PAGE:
Identity and Race in 1940s Keene
The story of a radiologist who, after years living as a white person in New Hampshire, including in Keene, tries to join the military during World War II but is rejected after being designated an African-American, is the subject of a local historical exhibit.
The Historical Society of Cheshire County partnered with the Mason Library Archives at Keene State College for the upcoming exhibit about the late Dr. Albert Chandler Johnston, who with his family, was the subject on which the film “Lost Boundaries” is based.
The movie, which is also based off a book by the same name by William Lindsay White, is considered one of the top 10 films from 1949, and won at the Cannes Film Festival for best screenplay, according to a historical society news release.
The Johnstons moved to Keene in 1940, where Johnston was a radiologist at the Elliot Hospital, and hospitals in Peterborough and Bellows Falls. Born in Chicago, Johnston graduated from the University of Chicago and completed his medical degree at the Rush Medical School. He interned at the Maine General Hospital and then set up a general practice in Gorham, while completing training in radiology at Harvard.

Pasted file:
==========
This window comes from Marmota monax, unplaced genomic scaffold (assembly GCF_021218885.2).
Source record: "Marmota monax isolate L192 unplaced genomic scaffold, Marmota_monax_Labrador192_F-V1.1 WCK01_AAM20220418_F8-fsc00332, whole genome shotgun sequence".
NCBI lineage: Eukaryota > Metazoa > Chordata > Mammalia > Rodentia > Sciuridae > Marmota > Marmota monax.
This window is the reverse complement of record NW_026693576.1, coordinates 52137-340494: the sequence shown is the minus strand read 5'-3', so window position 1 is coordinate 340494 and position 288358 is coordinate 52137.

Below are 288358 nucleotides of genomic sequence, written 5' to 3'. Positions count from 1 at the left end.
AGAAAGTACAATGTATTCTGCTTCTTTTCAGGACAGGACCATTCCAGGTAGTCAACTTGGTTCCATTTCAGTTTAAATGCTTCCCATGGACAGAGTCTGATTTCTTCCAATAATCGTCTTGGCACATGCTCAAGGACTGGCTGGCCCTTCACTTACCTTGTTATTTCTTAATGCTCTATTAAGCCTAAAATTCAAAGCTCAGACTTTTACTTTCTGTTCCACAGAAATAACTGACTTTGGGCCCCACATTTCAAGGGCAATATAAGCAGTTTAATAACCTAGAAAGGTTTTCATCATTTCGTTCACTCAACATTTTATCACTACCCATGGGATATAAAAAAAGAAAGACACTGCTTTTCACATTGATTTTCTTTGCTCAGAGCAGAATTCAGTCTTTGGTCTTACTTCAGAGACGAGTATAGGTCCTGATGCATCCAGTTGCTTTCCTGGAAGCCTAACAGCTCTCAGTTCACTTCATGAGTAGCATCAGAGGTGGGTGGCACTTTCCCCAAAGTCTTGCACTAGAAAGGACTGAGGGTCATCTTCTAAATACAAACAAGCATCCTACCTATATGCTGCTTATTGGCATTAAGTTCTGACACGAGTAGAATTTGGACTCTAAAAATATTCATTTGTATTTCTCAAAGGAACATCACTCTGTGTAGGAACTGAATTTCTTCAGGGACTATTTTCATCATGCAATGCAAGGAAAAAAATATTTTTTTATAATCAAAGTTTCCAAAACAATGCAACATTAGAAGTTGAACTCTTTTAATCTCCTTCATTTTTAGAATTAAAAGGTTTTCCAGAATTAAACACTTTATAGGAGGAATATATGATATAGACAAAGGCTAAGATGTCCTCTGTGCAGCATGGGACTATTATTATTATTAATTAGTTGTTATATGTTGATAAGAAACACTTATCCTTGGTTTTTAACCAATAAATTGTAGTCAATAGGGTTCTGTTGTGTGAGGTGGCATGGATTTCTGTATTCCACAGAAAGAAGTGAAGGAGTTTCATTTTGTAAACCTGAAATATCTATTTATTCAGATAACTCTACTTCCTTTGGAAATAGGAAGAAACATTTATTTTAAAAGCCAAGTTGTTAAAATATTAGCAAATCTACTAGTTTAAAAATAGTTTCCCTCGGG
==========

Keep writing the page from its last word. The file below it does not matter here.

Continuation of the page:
The exhibit, “Identity and Race in 1940s Keene,” featured a collection of artifacts and materials from Johnston and his family and items from Louis de Rochemont, producer of “Lost Boundaries,” who lived in Newington, NH, according to the release.
Charter Trust Co. is sponsoring the exhibit and the presentation.